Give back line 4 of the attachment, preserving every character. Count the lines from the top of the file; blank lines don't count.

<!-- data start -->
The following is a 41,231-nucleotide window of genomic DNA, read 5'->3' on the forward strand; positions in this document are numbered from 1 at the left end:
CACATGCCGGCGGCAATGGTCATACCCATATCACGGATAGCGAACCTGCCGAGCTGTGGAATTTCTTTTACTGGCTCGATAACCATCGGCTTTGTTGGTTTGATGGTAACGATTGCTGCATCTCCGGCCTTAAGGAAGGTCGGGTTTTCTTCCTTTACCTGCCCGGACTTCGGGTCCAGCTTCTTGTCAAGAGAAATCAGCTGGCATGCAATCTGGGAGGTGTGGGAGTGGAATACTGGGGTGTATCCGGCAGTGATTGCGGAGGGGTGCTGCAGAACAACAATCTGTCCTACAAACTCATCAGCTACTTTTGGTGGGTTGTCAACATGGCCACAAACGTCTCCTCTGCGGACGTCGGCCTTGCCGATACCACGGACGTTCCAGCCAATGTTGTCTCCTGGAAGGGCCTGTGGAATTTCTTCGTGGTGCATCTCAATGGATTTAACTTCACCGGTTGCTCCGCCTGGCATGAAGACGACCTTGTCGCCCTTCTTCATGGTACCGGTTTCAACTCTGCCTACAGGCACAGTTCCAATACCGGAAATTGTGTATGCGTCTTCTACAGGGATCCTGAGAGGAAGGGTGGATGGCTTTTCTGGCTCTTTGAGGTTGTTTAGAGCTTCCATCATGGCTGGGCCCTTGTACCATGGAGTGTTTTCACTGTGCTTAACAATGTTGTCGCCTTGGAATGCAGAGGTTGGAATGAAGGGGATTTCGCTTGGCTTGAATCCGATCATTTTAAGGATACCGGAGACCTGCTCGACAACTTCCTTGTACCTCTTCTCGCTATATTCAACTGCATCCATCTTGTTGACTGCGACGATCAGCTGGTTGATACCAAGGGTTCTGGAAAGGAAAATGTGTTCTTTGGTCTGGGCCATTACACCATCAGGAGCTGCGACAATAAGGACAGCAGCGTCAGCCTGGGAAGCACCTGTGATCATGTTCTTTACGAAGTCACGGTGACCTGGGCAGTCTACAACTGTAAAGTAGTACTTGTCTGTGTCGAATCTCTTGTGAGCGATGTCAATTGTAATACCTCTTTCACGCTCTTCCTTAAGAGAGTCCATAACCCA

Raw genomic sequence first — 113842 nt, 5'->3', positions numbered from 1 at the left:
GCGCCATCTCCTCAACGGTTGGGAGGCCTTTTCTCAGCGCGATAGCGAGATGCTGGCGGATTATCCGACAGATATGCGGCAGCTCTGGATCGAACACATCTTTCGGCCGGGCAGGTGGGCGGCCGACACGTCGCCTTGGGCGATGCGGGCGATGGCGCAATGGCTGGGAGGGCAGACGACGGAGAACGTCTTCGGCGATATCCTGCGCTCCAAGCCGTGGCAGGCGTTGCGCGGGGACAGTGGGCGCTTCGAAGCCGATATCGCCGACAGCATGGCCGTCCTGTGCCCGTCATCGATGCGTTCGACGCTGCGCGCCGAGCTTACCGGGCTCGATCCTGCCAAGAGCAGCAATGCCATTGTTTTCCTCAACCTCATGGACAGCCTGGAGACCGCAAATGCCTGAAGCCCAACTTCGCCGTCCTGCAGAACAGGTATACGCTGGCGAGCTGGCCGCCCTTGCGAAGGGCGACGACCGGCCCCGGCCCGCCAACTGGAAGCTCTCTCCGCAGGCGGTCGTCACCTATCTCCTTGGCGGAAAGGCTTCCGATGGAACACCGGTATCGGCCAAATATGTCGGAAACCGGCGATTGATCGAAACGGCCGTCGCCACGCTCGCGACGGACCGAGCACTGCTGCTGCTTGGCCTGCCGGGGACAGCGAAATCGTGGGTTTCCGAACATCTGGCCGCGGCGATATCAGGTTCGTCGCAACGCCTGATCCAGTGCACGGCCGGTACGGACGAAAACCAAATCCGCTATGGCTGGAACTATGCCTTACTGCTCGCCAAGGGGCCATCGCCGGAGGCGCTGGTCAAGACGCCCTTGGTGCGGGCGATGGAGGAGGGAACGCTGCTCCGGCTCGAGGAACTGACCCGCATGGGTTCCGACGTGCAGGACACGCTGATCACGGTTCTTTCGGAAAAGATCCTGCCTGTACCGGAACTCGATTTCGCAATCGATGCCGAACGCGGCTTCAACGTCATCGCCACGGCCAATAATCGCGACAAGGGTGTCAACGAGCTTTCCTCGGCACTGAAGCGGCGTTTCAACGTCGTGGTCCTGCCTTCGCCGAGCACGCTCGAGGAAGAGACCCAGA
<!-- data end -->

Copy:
GCGCCATCTCCTCAACGGTTGGGAGGCCTTTTCTCAGCGCGATAGCGAGATGCTGGCGGATTATCCGACAGATATGCGGCAGCTCTGGATCGAACACATCTTTCGGCCGGGCAGGTGGGCGGCCGACACGTCGCCTTGGGCGATGCGGGCGATGGCGCAATGGCTGGGAGGGCAGACGACGGAGAACGTCTTCGGCGATATCCTGCGCTCCAAGCCGTGGCAGGCGTTGCGCGGGGACAGTGGGCGCTTCGAAGCCGATATCGCCGACAGCATGGCCGTCCTGTGCCCGTCATCGATGCGTTCGACGCTGCGCGCCGAGCTTACCGGGCTCGATCCTGCCAAGAGCAGCAATGCCATTGTTTTCCTCAACCTCATGGACAGCCTGGAGACCGCAAATGCCTGAAGCCCAACTTCGCCGTCCTGCAGAACAGGTATACGCTGGCGAGCTGGCCGCCCTTGCGAAGGGCGACGACCGGCCCCGGCCCGCCAACTGGAAGCTCTCTCCGCAGGCGGTCGTCACCTATCTCCTTGGCGGAAAGGCTTCCGATGGAACACCGGTATCGGCCAAATATGTCGGAAACCGGCGATTGATCGAAACGGCCGTCGCCACGCTCGCGACGGACCGAGCACTGCTGCTGCTTGGCCTGCCGGGGACAGCGAAATCGTGGGTTTCCGAACATCTGGCCGCGGCGATATCAGGTTCGTCGCAACGCCTGATCCAGTGCACGGCCGGTACGGACGAAAACCAAATCCGCTATGGCTGGAACTATGCCTTACTGCTCGCCAAGGGGCCATCGCCGGAGGCGCTGGTCAAGACGCCCTTGGTGCGGGCGATGGAGGAGGGAACGCTGCTCCGGCTCGAGGAACTGACCCGCATGGGTTCCGACGTGCAGGACACGCTGATCACGGTTCTTTCGGAAAAGATCCTGCCTGTACCGGAACTCGATTTCGCAATCGATGCCGAACGCGGCTTCAACGTCATCGCCACGGCCAATAATCGCGACAAGGGTGTCAACGAGCTTTCCTCGGCACTGAAGCGGCGTTTCAACGTCGTGGTCCTGCCTTCGCCGAGCACGCTCGAGGAAGAGACCCAGA